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GUEST,rock chick BS: Tinnitus (38) RE: BS: Tinnitus 25 Feb 08

I have worked with the D/deaf and hearing impaired for some considerable years, and also people who suffer with Tinnitus so don't think that there is nothing you can do about your tinnitus. There are plenty of ways to help you manage it.

Tinnitus is a medical term to describe noise(s) that people can hear in one ear, both ears or in the head – such as ringing, buzzing or whistling. The sounds heard can vary from person to person, but the common link is that they do not have an external source.

Visiting your GP is crucial because your tinnitus may be caused by a condition that is easily treatable, such as an infection or excess earwax. Stress can make this a lot worse.

Once your GP has checked your ears, they may refer you to the ear, nose and throat (ENT) department at your hospital.

Can counselling help me if you have tinnitus?


Being able to talk to somebody who will listen and show understanding can be comforting and reassuring. Your counsellor may also help you see how other things in your life can affect your tinnitus.

Medical counselling:

Most medical counselling for tinnitus is delivered in specialist tinnitus clinics in hospitals. Your GP may refer you to your local ear, nose and throat (ENT) department initially. If the ENT staff feel it is appropriate, you may then be referred to a tinnitus clinic or specialist.

Help at the hospital:

First, you'll see a specialist at the ear, nose and throat (ENT) department. The specialist will give you a check-up to see if there are any obvious causes of your tinnitus. They then may suggest a referral to a specialist tinnitus centre or clinic, but this will depend on where you live. Some areas may offer limited tinnitus services and some may have none at all.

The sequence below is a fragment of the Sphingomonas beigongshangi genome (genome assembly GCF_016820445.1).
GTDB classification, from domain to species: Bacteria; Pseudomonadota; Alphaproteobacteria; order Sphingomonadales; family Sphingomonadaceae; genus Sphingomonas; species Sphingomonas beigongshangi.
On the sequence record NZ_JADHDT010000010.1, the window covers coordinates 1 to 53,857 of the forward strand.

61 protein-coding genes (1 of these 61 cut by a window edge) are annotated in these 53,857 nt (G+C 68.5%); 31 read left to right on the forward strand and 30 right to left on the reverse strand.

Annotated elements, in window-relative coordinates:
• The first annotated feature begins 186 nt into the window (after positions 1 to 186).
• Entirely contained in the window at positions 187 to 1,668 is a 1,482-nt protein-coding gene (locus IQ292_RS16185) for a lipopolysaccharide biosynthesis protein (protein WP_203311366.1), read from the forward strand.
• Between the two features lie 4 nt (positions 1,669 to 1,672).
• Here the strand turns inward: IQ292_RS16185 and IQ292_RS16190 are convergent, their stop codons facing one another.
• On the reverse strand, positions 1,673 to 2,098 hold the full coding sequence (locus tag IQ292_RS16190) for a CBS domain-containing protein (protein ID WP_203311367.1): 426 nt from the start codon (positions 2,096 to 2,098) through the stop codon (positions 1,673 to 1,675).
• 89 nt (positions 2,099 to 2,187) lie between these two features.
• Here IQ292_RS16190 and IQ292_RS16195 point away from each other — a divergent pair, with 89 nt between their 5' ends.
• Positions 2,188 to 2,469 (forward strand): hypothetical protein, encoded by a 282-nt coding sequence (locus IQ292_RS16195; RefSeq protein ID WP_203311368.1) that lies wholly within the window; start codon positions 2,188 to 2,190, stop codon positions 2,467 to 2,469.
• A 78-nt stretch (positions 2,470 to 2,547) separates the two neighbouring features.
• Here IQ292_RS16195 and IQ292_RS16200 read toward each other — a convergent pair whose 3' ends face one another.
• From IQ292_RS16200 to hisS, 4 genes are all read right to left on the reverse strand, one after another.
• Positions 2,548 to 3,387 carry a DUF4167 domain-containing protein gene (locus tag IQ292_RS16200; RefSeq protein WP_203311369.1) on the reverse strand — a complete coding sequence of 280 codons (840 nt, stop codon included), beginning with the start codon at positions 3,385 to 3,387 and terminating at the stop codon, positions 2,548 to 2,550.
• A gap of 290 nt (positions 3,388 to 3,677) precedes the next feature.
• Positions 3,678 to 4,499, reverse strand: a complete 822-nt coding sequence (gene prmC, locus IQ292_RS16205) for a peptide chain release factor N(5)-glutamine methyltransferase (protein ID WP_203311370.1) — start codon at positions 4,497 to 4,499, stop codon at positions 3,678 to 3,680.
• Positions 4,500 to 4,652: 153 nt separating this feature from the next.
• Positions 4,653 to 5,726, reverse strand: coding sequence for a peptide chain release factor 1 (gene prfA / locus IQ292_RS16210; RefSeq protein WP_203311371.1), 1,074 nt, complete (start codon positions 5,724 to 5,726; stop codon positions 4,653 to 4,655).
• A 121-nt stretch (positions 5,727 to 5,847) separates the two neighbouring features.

As part of tinnitus management you may be offered:

Equipment, such as noise generators therapies, 'White noise' which help you become less aware of the tinnitus. Sound therapy involves listening to a range of sounds that you find pleasant, to distract you from the sounds of tinnitus.

Sound and noise generators – whether given to you by the hospital or products you buy yourself - can help you manage and live with tinnitus and hyperacusis (sensitivity to noise).

They are forms of sound enrichment. Sound enrichment is a vital part of Tinnitus Retraining Therapy (TRT).

Hearing aids:

If you have a hearing loss, using a hearing aid may help tinnitus by:

Helping to compensate for your hearing loss
Stopping your ears straining to hear
Increasing the information available to the brain by picking up background sounds around you.

All these will help distract you from paying attention to your tinnitus. Sometimes hearing aids can take some time to get used to, particularly if it is your first one.

This is only a few things that could help of course it depends on where you live, which country etc etc.


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